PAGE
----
Broadcom 802.11r (FT) Reassociation Response Overflows

Credit: laginimaineb
Risk: Medium
Local: No
Remote: Yes

CVSS Base Score: 10/10
Impact Subscore: 10/10
Exploitability Subscore: 10/10
Exploit range: Remote
Attack complexity: Low
Authentication: No required
Confidentiality impact: Complete
Integrity impact: Complete
Availability impact: Complete

Broadcom: Multiple overflows when handling 802.11r (FT) Reassociation Response CVE-2017-11121 Broadcom produces Wi-Fi HardMAC SoCs which are used to handle the PHY and MAC layer processing. These chips are present in both mobile devices and Wi-Fi routers, and are capable of handling many Wi-Fi related events without delegating to the host OS. In order to allow fast roaming between access points in a wireless network, the Broadcom firmware supports the Fast BSS Transition feature (IEEE 802.11r-2008 FT), allowing a client to roam between APs in the same mobility domain. When a client decides to roam to a different AP in an FT network (in the same mobility domain), it first performs Authentication and then Reassociation. During the Reassociation process, the client parses the Fast Transition Information Element in order to decrypt and install the embedded GTK. The FT-IE has the following structure: ----------------------------------------------------------------------- | Tag (55) | Length | MIC CTRL | MIC | Anonce | Snonce | Sub-Elements | ----------------------------------------------------------------------- 0 1 2 4 20 52 84 X Where each sub-element has the following structure: --------------------------------------------------------- | Tag | Length | Key Info | Key Length | RSC | Key Data | --------------------------------------------------------- 0 1 2 4 5 13 X (See 802.11-2016, for more information). On the BCM4355C0 SoC with firmware version the Fast Transition Reassociation process is handled by ROM function 0x8462C. This function retrieves the FT-IE from the last association response and parses it in order to extract the GTK. Here is the approximate high-level logic of this function: int function_8462C(...) { ... //Getting the FT-IE uint8_t* ft_ie = bcm_parse_tlvs(..., ..., 55); if (!ft_ie) return 0; //Getting the GTK Sub-Element uint8_t* gtk_subelem = bcm_parse_tlvs(ft_ie + 84, ft_ie[1] - 82, 2); if (!gtk_subelem) return 0; ... //Decrypting the GTK context_struct->gtk_length = gtk_subelem[4]; if (!function_6D8(16, ..., gtk_subelem[1] - 11, gtk_subelem + 13, &context_struct->decrypted_gtk)) { //Installing the GTK function_C9C14(..., context_struct->decrypted_gtk, context_struct->gtk_length, ...); ... } ... } function_6D8(unsigned key_length, char* key, unsigned input_length, char* input, char* output) { ... char buf[0x200]; char buf2[0x8]; //Validating the lengths if ( (key_length - 16) > 16 || ((0x80808000 << (key_length - 16)) & 0x80000000) == 0 || input_length > 0x188 || input_length << 29 ) return 1; //Copying the input into a local stack buffer memcpy(buf2, input, 8); memcpy(buf + 8, input + 8, input_length - 8); //Do AES decryption ... } int function_C9C14(..., char* gtk, int gtk_len, ...) { ... char* key_buffer = malloc(164); ... memcpy(key_buffer + 8, gtk, gtk_len); ... } The function above fails to validate all the length fields in the FT-IE and in the embedded subelement. As a result, an attacker can cause multiple overflows by sending crafted information elements. Here are some possible attacks: 1. The attacker sends a valid FT-IE with an embedded subelement containing a valid length field (gtk_subelem[1]), but with a large crafted value in the key length field (gtk_subelem[4]). Supplying such values will cause the decryption function (0x6D8) to succeed. However, after decrypting the key, function 0xC9C14 will be called in order to install the GTK, using the crafted key length field. Supplying a large value such as 255 in this field will cause the function to copy 255 bytes from the context structure into the heap allocated buffer, whose size is only 164 -- causing a heap overflow. 2. The attacker sends a valid FT-IE with an embedded subelement whose length field (gtk_subelem[1]) is exactly 11. As we can see above, "gtk_subelem[1] - 11" is provided to the decryption function as the "input_length" field. Although the decryption function does perform some validations on the input length field, it fails to ensure that the field is larger than 8. After performing the validations, it calls "memcpy(buf + 8, input + 8, input_length - 8)" in order to copy the input into a stack-allocated buffer. If the input length is zero, "input_length - 8" will underflow, resulting in a large length argument in the memcpy. I'm not sure whether this is exploitable -- if timed correctly, it might be possible to corrupt important values after the stack, such as the global PCIE structure located at the end of RAM, which would allow the attacker to trigger writes into arbitrary locations in the host's memory. This bug can be addressed by validating the GTK subelement length fields. This bug is subject to a 90 day disclosure deadline. After 90 days elapse or a patch has been made broadly available, the bug report will become visible to the public. Found by: laginimaineb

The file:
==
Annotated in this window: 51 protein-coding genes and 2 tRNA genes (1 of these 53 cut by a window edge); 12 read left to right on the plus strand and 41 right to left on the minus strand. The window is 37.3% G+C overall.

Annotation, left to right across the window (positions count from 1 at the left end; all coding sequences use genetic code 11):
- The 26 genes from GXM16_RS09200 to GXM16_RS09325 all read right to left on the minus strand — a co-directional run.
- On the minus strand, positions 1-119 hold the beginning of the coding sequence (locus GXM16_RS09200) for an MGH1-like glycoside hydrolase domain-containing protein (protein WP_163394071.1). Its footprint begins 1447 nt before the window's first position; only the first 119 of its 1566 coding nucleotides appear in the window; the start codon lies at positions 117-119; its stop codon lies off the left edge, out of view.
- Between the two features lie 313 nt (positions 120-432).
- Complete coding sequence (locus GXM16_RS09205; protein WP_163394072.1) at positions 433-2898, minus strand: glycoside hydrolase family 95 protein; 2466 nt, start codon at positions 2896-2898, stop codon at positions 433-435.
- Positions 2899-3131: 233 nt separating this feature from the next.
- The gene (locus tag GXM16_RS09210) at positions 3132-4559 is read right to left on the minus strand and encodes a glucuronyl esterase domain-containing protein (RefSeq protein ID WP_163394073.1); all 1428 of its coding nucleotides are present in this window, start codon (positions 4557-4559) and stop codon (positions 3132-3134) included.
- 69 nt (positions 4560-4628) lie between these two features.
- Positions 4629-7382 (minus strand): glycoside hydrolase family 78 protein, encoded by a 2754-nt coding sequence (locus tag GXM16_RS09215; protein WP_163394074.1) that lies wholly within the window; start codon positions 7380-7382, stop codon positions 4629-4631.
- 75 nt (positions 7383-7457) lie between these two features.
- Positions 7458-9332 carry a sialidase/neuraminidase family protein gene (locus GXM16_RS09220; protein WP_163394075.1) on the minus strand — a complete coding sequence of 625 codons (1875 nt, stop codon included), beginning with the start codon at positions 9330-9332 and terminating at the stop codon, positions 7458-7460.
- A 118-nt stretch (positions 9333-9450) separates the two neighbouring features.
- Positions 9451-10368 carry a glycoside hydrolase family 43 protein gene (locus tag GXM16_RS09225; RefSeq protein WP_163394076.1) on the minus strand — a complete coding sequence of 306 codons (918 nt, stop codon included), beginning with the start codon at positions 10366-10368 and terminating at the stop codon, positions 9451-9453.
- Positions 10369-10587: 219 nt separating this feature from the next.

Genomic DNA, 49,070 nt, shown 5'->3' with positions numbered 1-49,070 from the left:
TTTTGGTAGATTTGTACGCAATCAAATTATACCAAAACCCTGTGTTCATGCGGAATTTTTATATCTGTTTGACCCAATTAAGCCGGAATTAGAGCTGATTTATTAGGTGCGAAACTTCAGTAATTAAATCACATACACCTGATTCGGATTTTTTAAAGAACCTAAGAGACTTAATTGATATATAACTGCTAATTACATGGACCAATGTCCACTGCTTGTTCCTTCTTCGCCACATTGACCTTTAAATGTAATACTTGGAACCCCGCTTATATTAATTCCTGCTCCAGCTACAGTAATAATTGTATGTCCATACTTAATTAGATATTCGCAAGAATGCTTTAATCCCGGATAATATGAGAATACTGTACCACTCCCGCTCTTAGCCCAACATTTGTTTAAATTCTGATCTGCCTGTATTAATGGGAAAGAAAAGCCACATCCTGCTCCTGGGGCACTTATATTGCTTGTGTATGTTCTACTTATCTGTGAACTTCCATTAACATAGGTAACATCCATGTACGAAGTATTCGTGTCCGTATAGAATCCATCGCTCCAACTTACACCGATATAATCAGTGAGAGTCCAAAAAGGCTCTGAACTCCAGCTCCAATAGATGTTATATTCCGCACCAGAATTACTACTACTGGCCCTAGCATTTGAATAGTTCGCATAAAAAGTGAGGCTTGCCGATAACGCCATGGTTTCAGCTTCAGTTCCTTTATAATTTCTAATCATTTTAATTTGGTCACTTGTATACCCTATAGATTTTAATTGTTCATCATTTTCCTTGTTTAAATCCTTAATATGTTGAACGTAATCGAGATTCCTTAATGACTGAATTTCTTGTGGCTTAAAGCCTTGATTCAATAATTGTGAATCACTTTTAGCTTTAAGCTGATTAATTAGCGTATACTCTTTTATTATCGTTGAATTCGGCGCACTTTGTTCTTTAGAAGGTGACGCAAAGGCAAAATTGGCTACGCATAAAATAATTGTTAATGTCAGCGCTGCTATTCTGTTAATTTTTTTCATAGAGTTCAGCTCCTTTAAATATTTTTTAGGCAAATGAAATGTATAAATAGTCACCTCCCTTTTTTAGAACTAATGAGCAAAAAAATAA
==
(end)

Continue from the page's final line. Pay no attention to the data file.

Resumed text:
Vote for this issue:


Thanks for you vote!


Thanks for you comment!
Your message is in quarantine 48 hours.

Comment it here.

(*) - required fields.  
{{ x.nick }} | Date: {{ x.ux * 1000 | date:'yyyy-MM-dd' }} {{ x.ux * 1000 | date:'HH:mm' }} CET+1
{{ x.comment }}

Copyright 2018,


Back to Top